Also the biggest elephant in the room, liability. I am struck by how little I see people covering this, but it is perhaps the most important. Mitch McConnell had called it a “red line” for any future legislation.

Thoughts on Zoom

I had thought long and hard about this but it can not be overlooked. Especially for school districts sharing privacy right of American students! I also want to point out that there has been a rise of anti-Asian sentiment. It should be noted that Taiwan is a hero in this story. I tell everyone I can about. Yet, the point should not be lost, school districts should not be using Zoom. The rush to use teleconferencing tech has been astonishing but I don’t think very much consideration has gone into it.   Since most, in California, are already Google Suite schools (I will talk about that at a later date), we need to minimize access to student data from companies. We are stewards and we should take that responsibility seriously. There are serious problems with Zoom. Given the current climate, I would advise against it.  Use Google Meet. It is free. In addition, the ability to record and store on Google Drive should not be over looked. Some might say, “you can do that on Zoom.” This is true. Then you have to upload it, taking up bandwidth and storage on your hard drive. This might not seem too bad for an individual. Now multiply that times how many teachers you have and see where the problem lies.

Important Video info

Disaster Distress Helpline

SAMHSA’s (Substance Abuse and Mental Health Services Administration) Disaster Distress Helpline provides 24/7, 365-day-a-year crisis counseling and support to people experiencing emotional distress related to natural or human-caused disasters.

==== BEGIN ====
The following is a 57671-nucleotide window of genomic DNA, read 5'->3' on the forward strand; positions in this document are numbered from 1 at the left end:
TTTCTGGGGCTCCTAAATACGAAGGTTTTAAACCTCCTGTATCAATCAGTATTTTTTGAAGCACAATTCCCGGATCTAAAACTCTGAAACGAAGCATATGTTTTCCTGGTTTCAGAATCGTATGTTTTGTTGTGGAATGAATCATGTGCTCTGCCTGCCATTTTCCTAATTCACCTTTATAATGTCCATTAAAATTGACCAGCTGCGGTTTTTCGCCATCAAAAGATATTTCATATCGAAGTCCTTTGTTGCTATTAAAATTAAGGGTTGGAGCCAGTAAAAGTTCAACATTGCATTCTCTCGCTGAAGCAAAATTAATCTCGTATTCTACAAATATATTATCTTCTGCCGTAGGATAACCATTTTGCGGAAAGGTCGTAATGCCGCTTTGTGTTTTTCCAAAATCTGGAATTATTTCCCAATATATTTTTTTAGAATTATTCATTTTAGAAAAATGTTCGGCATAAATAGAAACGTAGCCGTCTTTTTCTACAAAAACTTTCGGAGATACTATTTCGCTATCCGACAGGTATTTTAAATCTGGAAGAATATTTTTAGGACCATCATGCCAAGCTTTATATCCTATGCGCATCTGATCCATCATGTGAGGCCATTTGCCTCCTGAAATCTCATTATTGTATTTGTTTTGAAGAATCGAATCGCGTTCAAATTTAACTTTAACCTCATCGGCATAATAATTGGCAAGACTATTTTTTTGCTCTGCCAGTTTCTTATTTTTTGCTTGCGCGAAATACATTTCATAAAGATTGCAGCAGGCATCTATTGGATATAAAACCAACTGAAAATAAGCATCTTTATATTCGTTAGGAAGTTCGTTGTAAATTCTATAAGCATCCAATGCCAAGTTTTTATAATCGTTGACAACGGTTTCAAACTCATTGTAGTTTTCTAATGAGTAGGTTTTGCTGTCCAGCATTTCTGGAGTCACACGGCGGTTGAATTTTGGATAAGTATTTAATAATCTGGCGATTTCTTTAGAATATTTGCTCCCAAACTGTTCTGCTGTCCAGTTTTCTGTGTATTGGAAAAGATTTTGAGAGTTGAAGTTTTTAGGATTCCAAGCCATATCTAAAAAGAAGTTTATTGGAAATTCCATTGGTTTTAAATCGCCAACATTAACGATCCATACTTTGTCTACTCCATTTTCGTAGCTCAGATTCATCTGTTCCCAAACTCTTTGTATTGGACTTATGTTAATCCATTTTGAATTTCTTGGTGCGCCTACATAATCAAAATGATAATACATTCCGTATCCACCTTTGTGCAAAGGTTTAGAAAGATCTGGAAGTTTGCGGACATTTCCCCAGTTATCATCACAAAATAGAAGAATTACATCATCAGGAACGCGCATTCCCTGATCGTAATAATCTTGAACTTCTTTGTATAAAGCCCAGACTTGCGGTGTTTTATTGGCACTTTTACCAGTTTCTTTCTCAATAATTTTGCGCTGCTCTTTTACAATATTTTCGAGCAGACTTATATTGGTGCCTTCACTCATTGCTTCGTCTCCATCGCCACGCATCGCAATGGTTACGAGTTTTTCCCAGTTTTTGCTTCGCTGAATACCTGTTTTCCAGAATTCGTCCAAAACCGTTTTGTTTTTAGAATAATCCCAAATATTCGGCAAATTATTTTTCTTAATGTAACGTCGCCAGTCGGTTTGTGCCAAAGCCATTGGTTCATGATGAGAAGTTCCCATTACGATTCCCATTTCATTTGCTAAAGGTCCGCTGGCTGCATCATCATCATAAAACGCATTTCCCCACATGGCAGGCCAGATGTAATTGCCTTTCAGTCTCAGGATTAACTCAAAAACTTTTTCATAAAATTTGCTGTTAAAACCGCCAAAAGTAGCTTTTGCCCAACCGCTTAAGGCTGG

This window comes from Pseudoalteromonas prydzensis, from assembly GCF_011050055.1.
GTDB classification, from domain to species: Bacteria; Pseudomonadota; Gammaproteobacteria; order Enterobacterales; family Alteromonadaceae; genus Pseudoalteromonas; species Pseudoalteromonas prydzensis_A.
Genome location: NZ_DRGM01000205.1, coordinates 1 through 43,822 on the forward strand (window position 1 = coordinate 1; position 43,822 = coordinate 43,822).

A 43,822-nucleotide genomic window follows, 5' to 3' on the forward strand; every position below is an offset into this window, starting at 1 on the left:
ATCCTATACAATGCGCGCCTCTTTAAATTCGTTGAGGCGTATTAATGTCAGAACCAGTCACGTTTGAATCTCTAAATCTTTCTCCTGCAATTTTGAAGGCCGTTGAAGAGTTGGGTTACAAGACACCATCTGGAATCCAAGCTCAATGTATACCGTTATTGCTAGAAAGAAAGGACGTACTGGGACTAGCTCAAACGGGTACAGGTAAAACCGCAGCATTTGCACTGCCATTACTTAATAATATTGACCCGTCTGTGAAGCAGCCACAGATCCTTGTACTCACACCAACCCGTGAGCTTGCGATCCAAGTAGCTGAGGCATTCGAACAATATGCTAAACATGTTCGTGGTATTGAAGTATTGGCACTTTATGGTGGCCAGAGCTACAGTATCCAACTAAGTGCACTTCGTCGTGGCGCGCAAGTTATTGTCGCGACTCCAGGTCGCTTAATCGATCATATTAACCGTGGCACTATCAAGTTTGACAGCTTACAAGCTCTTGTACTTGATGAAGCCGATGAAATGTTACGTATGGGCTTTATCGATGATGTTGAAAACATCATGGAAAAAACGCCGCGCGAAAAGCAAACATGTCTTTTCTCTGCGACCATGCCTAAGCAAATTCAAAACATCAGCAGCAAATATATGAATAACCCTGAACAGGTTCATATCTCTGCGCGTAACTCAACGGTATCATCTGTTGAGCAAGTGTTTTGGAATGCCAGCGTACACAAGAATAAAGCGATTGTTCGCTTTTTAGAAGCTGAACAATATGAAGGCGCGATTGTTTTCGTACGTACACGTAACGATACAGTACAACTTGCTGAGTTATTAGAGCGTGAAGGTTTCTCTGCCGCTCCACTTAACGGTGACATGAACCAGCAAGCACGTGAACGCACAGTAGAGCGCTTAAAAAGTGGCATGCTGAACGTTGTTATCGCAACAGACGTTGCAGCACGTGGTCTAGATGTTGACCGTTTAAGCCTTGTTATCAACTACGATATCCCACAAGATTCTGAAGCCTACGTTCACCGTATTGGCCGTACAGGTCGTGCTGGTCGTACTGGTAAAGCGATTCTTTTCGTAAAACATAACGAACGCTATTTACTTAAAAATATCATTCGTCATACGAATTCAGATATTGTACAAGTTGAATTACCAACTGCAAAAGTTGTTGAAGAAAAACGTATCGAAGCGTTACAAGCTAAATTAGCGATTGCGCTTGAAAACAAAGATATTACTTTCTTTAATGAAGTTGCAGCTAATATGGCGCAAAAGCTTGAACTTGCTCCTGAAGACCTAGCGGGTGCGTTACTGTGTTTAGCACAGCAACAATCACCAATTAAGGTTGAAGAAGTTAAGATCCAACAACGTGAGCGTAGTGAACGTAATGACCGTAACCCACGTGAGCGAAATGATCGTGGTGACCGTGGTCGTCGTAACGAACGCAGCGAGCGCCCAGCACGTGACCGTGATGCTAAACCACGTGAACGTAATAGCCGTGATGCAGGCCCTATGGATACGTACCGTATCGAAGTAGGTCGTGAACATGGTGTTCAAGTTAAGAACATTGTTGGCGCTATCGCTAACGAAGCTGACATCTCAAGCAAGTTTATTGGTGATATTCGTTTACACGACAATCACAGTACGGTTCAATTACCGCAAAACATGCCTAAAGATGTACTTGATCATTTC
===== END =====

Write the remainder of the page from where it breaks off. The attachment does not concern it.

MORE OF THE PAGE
The Disaster Distress Helpline, 1-800-985-5990, is a 24/7, 365-day-a-year, national hotline dedicated to providing immediate crisis counseling for people who are experiencing emotional distress related to any natural or human-caused disaster. This toll-free, multilingual, and confidential crisis support service is available to all residents in the United States and its territories. Stress, anxiety, and other depression-like symptoms are common reactions after a disaster. Call 1-800-985-5990 or text TalkWithUs to 66746 to connect with a trained crisis counselor.

What can I do now?

  • Share with your colleagues and administrators the evidence in regard to covid 19 modes of transmission. Be transparent about the risks.
  • Assure students, parents and administrators that you CAN continue to deliver quality educational musical content.
  • Familiarize yourself with the new terminology in relation to remote learning - see section on terminology
  • Begin to marshal your community support. Help everyone understand what is at stake.
  • Share best practices with colleagues and others. There is a lot of information out there. Don't worry about feeling overwhelmed.
  • Familiarize yourself with tools and technology that can help you durring remote learning (ex. Audio interface, Condenser mic, Google Meet, LMSs, etc.)
  • Consider how you can plan for next semester. What will the challenges be with remote/distance learning?
  • For the time being, virtual ensembles are the "new normal" for performing arts programs. Think about ways you can share these accomplishments in your community and globally.
  • Learn to use video editors such as Adobe Premiere.
  • Learn the basics of audio mixing.
  • Does your community value the arts? How can you help facilitate the discussion to create a strong advocacy network?
  • Don't feel guilty. Your kids are not engaged, you don't know how to use this program, the school in the next town over is having great success...and so on. You. Are. Fine. We are all in this together. We will make it together. You are doing enough. Take it one day at a time. We will get through this. Together.

Covid 19 info links

Covid 19 terminology